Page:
French President Emmanuel Macron has said that without France’s military operations in the Sahel area, “there probably wouldn’t be a Mali, a Burkina Faso, and I’m not sure Niger would still be around.”
Macron told the French newspaper Le Point about the former colonial power’s operations in Serval and Barkhane in the middle of the 2000s.
NAN says that after Mali’s military leaders broke ties with the former colonial power, French troops were moved from Mali to Niger.
He said that the actions were done “at the request of African states” and were “successful,” even though his policy is being questioned because he has lost the support of his last ally, Niger, and more and more Africans don’t like it.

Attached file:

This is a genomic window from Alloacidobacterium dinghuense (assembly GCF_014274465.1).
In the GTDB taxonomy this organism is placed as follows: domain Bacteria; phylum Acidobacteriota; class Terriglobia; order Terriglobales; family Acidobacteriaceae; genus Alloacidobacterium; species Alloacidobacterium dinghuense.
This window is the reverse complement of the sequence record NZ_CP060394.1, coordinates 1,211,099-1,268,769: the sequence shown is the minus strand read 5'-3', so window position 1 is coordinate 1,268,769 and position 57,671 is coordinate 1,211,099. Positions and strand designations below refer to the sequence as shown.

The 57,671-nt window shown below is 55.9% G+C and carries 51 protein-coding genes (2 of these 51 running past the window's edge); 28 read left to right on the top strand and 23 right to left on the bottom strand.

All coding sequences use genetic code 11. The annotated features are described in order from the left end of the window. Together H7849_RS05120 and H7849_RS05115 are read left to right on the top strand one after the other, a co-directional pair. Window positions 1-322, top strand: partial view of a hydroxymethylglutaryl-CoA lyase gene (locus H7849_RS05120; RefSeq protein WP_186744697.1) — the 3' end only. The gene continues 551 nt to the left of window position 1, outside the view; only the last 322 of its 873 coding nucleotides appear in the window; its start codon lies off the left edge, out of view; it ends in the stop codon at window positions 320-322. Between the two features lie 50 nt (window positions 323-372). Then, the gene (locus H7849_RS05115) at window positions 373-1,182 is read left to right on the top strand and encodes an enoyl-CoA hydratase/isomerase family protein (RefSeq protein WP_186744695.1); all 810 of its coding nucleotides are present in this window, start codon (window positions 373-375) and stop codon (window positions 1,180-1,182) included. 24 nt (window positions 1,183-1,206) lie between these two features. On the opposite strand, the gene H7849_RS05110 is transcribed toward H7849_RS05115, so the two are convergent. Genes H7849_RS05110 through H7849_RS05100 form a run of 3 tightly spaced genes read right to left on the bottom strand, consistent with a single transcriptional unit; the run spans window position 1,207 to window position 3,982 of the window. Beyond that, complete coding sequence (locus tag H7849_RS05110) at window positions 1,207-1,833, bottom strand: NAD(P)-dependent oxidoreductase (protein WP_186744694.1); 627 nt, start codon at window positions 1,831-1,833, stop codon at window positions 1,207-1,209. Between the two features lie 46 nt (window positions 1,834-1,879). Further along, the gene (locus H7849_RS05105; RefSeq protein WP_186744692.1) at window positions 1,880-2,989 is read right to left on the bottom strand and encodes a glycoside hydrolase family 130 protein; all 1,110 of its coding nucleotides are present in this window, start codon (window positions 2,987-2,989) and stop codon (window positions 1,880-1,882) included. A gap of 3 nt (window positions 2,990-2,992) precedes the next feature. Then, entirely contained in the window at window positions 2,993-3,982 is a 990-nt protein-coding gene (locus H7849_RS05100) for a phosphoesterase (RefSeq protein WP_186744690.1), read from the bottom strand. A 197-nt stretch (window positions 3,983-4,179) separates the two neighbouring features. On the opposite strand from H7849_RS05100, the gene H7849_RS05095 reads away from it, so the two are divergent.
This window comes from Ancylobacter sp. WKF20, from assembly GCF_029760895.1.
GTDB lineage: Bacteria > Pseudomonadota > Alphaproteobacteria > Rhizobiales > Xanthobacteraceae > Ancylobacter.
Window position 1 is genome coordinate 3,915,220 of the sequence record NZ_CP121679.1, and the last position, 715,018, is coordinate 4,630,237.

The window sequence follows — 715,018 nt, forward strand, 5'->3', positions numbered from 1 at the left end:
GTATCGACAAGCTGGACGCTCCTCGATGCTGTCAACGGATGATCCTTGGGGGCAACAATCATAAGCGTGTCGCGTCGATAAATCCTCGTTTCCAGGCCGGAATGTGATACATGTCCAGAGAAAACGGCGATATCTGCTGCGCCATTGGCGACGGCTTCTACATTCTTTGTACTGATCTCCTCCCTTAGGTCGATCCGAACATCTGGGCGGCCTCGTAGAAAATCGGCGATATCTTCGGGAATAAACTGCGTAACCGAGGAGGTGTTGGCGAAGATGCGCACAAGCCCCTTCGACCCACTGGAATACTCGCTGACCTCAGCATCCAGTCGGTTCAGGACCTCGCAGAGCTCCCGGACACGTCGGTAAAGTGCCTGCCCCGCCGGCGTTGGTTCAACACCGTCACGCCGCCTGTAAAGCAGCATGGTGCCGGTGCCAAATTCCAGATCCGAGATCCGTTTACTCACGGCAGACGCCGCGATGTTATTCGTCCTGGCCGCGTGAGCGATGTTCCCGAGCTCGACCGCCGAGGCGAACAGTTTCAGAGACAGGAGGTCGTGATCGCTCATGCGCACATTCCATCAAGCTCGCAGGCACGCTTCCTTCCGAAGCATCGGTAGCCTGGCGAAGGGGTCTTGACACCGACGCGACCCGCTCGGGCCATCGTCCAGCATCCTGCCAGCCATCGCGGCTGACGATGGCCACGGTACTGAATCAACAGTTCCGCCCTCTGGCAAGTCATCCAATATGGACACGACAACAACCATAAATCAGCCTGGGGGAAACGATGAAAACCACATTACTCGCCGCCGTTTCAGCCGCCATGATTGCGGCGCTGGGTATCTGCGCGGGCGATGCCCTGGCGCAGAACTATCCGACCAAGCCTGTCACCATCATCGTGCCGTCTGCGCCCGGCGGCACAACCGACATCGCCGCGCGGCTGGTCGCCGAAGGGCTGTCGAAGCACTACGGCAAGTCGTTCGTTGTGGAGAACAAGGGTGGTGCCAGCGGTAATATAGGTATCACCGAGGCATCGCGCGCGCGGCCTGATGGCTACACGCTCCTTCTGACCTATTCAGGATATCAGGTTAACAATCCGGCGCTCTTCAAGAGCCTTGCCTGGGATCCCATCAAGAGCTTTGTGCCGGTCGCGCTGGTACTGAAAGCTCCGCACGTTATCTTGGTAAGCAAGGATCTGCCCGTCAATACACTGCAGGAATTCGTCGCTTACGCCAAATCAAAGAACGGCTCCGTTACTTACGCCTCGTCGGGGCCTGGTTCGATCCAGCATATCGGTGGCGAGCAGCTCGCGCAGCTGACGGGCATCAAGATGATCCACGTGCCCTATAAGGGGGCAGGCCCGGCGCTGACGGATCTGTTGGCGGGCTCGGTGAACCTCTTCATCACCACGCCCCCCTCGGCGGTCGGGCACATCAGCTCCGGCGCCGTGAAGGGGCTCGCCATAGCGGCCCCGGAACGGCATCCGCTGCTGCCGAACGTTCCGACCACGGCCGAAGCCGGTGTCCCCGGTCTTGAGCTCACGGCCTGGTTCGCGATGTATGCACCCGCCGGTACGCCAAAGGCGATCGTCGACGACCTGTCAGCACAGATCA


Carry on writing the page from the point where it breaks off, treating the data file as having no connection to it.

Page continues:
He went on to say that these operations show France’s “honor” and “responsibility,” but France could no longer be involved “when there is a coup d’état and the priority of the new regimes is not to fight terrorism,” even though this is “tragic for the states involved.”
In the interview, Macron defended his government’s strategy in the Sahel, which is to focus on partnerships instead of security.
France doesn’t agree with what coup leader General Abdurahman Tchiani said when he said that all military deals between Niger and France are over. More than 1,000 French troops are still stationed at a military camp in Niger.
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